• 70°

Scofield to retire from downtown business

Katrina Scofield recently retired from downtown Greenville establishment, The Pineapple, which has been a local fixture for 28 years.

Katrina Scofield recently retired from downtown Greenville establishment, The Pineapple, which has been a local fixture for 28 years.

Like those familiar squeaks and creaks of the gift shop’s timeworn hardwood floor and the merry jangle of bells as customers enter and exit, folks around Greenville have come to expect Katrina Scofield’s smiling face and warm welcome when they visit The Pineapple downtown.

She started with the business just a few months after it opened at its original location in Gateway Plaza in the fall of 1988. In the beginning, she worked just one day a week.

“And then one day became two, and then three—and pretty soon I was working full time,” says Scofield.  She became store manager in 2000. Her duties included going to Atlanta to Market for gifts and apparel; checking in, pricing and displaying merchandise, and wrapping gifts, a courtesy for which customers were never charged.

Twenty-eight years after she started at The Pineapple, Scofield is ready to put away her gift wrapping shears and receipt books and join the ranks of the retired. A reception was given for her on January 31, her last day at work (“A lovely event, nice turnout, wonderful food”).

Scofield leaves with many fond memories of the locally-owned gift shop, which has become a fixture in downtown Greenville.

“The customers are definitely what I am going to miss the most,” Scofield says. “I truly believe I have made friends that will last a lifetime.”

She also speaks warmly of the folks who worked alongside her over those years: May Ellis, Patsy Davis, Marion Norman, the late Frances Shanks, Magoo Hamilton, Sheryl Perdue, the late Nell Bowden, Millie Lisenby, Melissa Padallino, Morgan Jinright, Jean Hardin, Brenda Scott-Bush, Jane Pierce, Jan Autrey, Joy Windham, Brittany Carpenter and “a host of teenage girls.”

“Working with all these ladies was truly a pleasure,” Scofield says.

When asked what she believes to be the secret of The Pineapple’s continuing success in a tough time for many small town businesses, she doesn’t hesitate in her response.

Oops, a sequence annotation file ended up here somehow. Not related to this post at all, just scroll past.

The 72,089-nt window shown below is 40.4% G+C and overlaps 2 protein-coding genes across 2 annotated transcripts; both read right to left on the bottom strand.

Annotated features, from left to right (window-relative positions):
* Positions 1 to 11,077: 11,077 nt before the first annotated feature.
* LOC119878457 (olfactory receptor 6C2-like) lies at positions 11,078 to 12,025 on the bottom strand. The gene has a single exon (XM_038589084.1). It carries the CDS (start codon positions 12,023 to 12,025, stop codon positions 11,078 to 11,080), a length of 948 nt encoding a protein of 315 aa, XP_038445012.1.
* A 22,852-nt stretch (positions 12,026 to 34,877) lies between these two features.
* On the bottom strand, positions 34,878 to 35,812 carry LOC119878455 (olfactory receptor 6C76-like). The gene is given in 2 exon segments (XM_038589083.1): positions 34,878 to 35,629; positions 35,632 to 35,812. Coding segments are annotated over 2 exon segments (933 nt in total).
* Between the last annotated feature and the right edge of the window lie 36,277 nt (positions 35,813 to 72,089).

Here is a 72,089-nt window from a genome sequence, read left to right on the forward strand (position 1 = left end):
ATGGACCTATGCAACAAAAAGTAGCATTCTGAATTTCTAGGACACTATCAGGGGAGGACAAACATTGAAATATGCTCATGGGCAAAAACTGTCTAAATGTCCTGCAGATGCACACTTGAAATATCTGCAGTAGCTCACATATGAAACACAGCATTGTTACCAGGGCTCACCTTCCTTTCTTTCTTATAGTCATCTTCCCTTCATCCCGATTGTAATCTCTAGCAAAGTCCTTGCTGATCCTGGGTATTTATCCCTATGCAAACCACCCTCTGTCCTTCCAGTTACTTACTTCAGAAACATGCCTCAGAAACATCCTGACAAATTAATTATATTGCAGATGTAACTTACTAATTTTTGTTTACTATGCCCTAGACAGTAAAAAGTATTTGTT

“Customer service, absolutely,” Scofield says. “You know, if an older lady came in to buy a wedding gift and wanted to sit on the sofa and have one of us bring her possible choices to look over, then that’s what we’ve done. Everyone doesn’t want to shop online. People still like to hold the merchandise in their own hands and we’ve always given them that.  And—when we wrap a gift, the customer really likes that gold sticker marking it as being from The Pineapple showing!”

And the customers have always loved those “Wonderful Wednesdays,” too, Scofield says.

“You know, I think it was Nancy Idland and Greenville Main Street that got us started with that concept and we’ve stuck with it—having a store-wide discount store wide a particular theme all day each Wednesday,” Scofield says. “I think the favorite Wonderful Wednesdays have been the color-themed ones— 25 percent off everything that’s green for Saint Patrick’s Day, for example. That includes lots of possibilities for our shoppers!”

While it’s an adjustment being away from the store after nearly 30 years, Scofield won’t be sitting at home twiddling her thumbs. She has plenty of plans.

“I am going to learn how to do French hand sewing . . . you know, hoping to have grandchildren one day. And I am finally going to learn how to home can vegetables, jellies and sauces by the guiding hands of my parents, Margaret and Wesley Braden,” Scofield says with a smile.

“I want to help a dear friend, Sheryl Perdue, design flowers for  weddings. And I am hoping to now spend more just the occasional weekend with my mother-in-law, Maria Scofield, who is Italian. She is going to teach me how to cook some traditional Italian dishes and, who knows—I just might learn some Italian.”

Also on tap: reading more books, combing through the many cookbooks she has collected over the years to try out new recipes, and taking some fun day trips with her friends to explore other towns and do some antiquing.

“I am going to be more spontaneous, now that I don’t have that fixed schedule anymore,” Scofield says.

As they say in Italy: Ciao, Katrina—buona fortuna!